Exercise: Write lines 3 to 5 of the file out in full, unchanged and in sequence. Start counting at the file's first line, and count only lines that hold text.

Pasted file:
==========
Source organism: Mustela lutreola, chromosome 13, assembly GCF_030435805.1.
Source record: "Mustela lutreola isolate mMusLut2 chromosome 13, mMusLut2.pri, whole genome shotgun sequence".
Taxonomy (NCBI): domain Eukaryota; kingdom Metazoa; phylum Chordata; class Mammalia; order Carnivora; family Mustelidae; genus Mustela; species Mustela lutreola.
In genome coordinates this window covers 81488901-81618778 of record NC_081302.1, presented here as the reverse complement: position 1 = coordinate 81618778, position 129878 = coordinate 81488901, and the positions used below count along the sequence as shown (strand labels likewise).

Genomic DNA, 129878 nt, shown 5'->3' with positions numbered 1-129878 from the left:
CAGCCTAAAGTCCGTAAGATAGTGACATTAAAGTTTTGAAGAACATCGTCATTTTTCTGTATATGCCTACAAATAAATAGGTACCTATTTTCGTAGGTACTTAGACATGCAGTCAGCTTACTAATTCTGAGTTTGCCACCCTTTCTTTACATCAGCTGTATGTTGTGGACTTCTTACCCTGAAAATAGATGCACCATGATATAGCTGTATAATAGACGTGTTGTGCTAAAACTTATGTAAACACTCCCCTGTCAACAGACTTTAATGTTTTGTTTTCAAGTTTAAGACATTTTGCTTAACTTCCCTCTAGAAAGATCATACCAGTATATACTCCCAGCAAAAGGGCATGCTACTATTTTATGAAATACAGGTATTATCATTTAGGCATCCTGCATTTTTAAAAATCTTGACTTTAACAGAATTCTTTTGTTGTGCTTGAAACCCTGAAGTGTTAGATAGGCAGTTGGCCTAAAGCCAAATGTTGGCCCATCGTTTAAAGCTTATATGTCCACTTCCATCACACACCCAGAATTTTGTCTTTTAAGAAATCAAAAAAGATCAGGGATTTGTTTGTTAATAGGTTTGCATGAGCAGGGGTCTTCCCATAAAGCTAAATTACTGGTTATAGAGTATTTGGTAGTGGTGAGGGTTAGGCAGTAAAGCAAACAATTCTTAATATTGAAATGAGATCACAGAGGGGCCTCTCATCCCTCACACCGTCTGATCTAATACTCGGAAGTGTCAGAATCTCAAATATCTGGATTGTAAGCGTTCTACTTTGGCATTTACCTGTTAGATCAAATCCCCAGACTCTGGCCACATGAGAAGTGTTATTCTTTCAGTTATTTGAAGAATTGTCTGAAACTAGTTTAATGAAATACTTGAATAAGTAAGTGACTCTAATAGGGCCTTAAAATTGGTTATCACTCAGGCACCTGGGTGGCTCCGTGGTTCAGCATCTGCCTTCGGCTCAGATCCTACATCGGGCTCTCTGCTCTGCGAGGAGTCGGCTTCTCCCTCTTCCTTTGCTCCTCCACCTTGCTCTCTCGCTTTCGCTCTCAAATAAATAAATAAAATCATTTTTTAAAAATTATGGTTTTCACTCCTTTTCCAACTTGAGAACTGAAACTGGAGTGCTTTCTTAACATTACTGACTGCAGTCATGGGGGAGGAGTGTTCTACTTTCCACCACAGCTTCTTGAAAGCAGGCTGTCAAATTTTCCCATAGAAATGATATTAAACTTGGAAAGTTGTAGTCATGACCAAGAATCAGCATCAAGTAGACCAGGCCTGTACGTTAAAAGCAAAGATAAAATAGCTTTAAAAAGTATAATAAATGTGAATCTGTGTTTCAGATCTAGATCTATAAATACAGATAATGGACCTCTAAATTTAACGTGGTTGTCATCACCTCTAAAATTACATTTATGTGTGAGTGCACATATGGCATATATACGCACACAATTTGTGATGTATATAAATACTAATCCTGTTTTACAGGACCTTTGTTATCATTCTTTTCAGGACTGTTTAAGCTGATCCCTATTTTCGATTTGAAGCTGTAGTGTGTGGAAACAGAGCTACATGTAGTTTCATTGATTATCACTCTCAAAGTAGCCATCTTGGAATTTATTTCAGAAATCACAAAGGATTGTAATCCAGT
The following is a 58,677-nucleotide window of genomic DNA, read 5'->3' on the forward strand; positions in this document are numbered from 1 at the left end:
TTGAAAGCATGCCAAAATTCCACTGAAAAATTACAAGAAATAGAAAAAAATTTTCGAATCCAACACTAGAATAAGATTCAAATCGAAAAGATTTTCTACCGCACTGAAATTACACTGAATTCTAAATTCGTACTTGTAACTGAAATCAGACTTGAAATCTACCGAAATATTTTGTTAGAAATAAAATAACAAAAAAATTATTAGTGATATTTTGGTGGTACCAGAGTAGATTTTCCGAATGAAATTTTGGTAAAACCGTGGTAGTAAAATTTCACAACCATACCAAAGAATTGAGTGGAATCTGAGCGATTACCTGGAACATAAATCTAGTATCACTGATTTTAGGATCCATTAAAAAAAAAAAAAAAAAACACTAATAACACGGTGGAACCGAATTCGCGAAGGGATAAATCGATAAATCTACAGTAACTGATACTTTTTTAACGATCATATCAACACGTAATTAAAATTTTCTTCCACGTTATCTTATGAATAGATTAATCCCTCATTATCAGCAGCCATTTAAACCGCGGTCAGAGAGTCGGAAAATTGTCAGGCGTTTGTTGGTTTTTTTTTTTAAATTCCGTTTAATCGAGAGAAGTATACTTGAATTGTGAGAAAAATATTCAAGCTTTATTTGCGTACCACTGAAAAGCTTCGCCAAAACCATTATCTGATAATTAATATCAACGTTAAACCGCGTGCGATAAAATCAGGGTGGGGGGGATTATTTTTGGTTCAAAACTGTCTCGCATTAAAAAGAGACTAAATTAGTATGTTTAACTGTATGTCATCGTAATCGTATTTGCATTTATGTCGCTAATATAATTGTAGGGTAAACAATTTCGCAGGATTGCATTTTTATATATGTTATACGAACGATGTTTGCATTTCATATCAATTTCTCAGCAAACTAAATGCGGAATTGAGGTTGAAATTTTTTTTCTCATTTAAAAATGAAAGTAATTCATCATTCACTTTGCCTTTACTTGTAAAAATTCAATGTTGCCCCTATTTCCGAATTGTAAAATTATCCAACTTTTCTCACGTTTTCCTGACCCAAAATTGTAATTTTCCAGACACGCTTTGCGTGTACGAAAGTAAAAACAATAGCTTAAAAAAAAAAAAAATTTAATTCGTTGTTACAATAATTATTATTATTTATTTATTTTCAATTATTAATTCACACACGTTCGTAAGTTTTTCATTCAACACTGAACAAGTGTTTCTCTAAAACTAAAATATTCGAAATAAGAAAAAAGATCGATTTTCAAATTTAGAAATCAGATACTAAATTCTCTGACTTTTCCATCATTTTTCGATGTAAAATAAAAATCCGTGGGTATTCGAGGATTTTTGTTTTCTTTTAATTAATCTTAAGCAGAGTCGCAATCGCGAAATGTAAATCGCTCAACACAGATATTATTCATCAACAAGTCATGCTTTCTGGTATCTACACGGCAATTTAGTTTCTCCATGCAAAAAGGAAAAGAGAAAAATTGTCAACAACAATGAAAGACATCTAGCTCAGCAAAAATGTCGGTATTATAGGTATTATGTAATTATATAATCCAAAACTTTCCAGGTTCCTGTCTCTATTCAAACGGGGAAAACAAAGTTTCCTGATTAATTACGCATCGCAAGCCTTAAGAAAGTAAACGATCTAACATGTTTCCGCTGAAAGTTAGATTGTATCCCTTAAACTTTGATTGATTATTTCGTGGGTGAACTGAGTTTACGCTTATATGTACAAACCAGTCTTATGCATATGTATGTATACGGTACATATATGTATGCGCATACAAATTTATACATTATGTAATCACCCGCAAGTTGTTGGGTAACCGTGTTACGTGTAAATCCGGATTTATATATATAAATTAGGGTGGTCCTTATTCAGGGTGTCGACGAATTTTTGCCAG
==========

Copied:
Taxonomy (NCBI): domain Eukaryota; kingdom Metazoa; phylum Chordata; class Mammalia; order Carnivora; family Mustelidae; genus Mustela; species Mustela lutreola.
In genome coordinates this window covers 81488901-81618778 of record NC_081302.1, presented here as the reverse complement: position 1 = coordinate 81618778, position 129878 = coordinate 81488901, and the positions used below count along the sequence as shown (strand labels likewise).

Genomic DNA, 129878 nt, shown 5'->3' with positions numbered 1-129878 from the left: